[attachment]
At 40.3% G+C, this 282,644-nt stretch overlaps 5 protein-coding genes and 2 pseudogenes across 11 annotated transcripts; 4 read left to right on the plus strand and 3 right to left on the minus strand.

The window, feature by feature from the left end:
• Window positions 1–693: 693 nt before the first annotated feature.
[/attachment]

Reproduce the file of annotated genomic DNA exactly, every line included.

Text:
At 40.3% G+C, this 282,644-nt stretch overlaps 5 protein-coding genes and 2 pseudogenes across 11 annotated transcripts; 4 read left to right on the plus strand and 3 right to left on the minus strand.

The window, feature by feature from the left end:
• Window positions 1–693: 693 nt before the first annotated feature.